Training, traveling, and competing with his Malaysia Wushu Team teammates and coaches proved to Loh to be a meaningful, interesting, and enjoyable experience. “It is always fun,” he says, “to have the opportunities to travel overseas with a bunch of keen competitors with so much enthusiasm for wushu. The journey will never be boring when you are with them, as lots of laughter and positive vibes flow around us. They are always ready to motivate whoever is down and share the joy with whoever achieves success. I also have wushu friends from all over the world!”
At 33, with so many golden achievements and fine memories, Loh has retired from wushu competition this year, not without emotion, but also with a philosophical point of view. He notes, “It is always unbearable to leave the life of a professional wushu athlete, to move on from what I have built up in myself, and the experiences with my team and the honorable memories of fighting for my beloved country. But, you will have to let go when the time comes. Then, I will always try to find a different way, with love, to contribute myself and my experience to Malaysia, to taiji, to wushu!”
Loh is also quick to give thanks and credit to his longtime Malaysian “wushu family,” and says proudly, “With all the support and guidance from the Wushu Federation of Malaysia, coaches, officers, teammates, friends and family, the Malaysian Wushu Team has been shining in all the international meets throughout the decades. These are the great honors and proud moments that will never be forgotten! WUSHU! You will always be in my heart!”
|2018||3rd WORLD TAIJIQUAN CHAMPIONSHIPS IN BURGAS, BULGARIA||Gold in Men’s 42 Movements Taijiquan; Gold in Men’s 42 Movements Taiji Sword; Silver in Men’s Sun Style Taijiquan|
|18th ASIAN GAMES IN JAKARTA, INDONESIA||10th Place in Men’s Taijiquan and Taiji Sword combined|
|2017||29th SEA GAMES IN KUALA LUMPUR, MALAYSIA||Gold in Men’s Compulsory Taijiquan; Gold in Men’s Optional Taiji Sword|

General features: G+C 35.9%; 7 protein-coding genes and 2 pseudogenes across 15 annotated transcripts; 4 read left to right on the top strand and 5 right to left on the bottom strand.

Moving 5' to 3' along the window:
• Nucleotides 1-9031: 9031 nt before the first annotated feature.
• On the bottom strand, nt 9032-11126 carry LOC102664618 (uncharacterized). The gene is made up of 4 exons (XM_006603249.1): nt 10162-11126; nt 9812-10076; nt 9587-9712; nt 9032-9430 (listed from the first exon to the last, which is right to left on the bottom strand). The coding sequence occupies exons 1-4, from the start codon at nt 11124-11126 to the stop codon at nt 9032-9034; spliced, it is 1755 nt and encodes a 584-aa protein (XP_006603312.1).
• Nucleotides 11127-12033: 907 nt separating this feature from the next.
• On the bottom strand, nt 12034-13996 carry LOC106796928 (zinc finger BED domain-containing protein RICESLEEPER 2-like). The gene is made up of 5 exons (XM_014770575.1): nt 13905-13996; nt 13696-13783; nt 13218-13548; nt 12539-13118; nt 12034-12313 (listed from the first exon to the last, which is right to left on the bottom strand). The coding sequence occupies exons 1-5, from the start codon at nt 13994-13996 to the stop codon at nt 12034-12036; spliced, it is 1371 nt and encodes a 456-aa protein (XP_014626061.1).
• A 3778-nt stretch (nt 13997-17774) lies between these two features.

|2016||2nd WORLD TAIJIQUAN CHAMPIONSHIPS IN WARSAW, POLAND||Gold in Men’s Compulsory Taijiquan; Gold in Men’s 42 Movements Taijiquan; Silver in Men’s 42 Movements Taiji Sword|
|9th ASIAN WUSHU CHAMPIONSHIPS IN TAOYUAN, TAIWAN||Silver in Men’s Optional Taijiquan; 5th Place in Men’s Optional Taiji Sword|
|2015||13th WORLD WUSHU CHAMPIONSHIPS IN JAKARTA, INDONESIA||Gold in Men’s Compulsory Taijiquan; Bronze in Men’s Optional Taiji Sword|
|28th SEA GAMES IN SINGAPORE||Gold in Men’s Compulsory Taijiquan; Silver in Men’s Optional Taiji Sword|
|2014||17th ASIAN GAMES IN INCHEON, SOUTH KOREA||10th Place in Men’s Taijiquan and Taiji Sword combined|
|1st WORLD TAIJIQUAN CHAMPIONSHIPS IN CHENGDU, CHINA||Gold in Men’s Compulsory Taijiquan|
|12th WORLD WUSHU CHAMPIONSHIPS IN KUALA LUMPUR, MALAYSIA||Bronze in Men’s Taiji Sword|
|27th SEA GAMES IN NAYPYIDAW, MYANMAR||7th Place in Men’s Taiji Sword and Taijiquan Combined|
|2012||16th ASEAN UNIVERSITY GAMES IN VIENTIANE, LAOS||Gold in Men’s Taijiquan|
|8th ASIAN WUSHU CHAMPIONSHIPS IN HO CHI MINH, VIETNAM||6th Place in Men’s Taiji Sword and Taijiquan Combined|
|11th WORLD WUSHU CHAMPIONSHIPS IN ANKARA, TURKEY||Silver in Men’s Taiji Sword|
|26th SEA GAMES IN JAKARTA, INDONESIA||4th Place in Men’s Taiji Sword and Taijiquan Combined|
|10th WORLD GRAND WUSHU FESTIVAL IN SHANGHAI, CHINA||Gold in Men’s Taijiquan; Silver in Men’s Taiji Sword|
|SPORTACCORD COMBAT GAMES IN BEIJING, CHINA||Silver in Men’s Taiji Sword and Taijiquan Combined|
|16th ASIAN GAMES IN GUANGZHOU, CHINA||9th Place in Men’s Taiji Sword and Taijiquan Combined|
|2009||25th SEA GAMES IN VIENTIANE, LAOS||Gold in Men’s Taiji Sword and Taijiquan Combined|
|10th WORLD WUSHU CHAMPIONSHIPS IN TORONTO, CANADA||Silver in the Men’s Taiji Sword; Bronze in the Men’s Taijiquan|
|2008||7th ASIAN WUSHU CHAMPIONSHIPS IN MACAU, CHINA||Silver in Men’s Taijiquan|
- BEST MALE ATHLETE award in SARAWAK STATE SPORTS AWARD 2015/2016.
- Nominated in BEST MALE ATHLETE AWARD in MALAYSIA NATIONAL SPORTS AWARD 2009 and 2015.
- Nominated in BEST ATHLETE AWARD SAM-100PLUS
- YOUTH & SPORTS ICON OF SARAWAK by Malaysia Ministry of Youth and Sports (2011)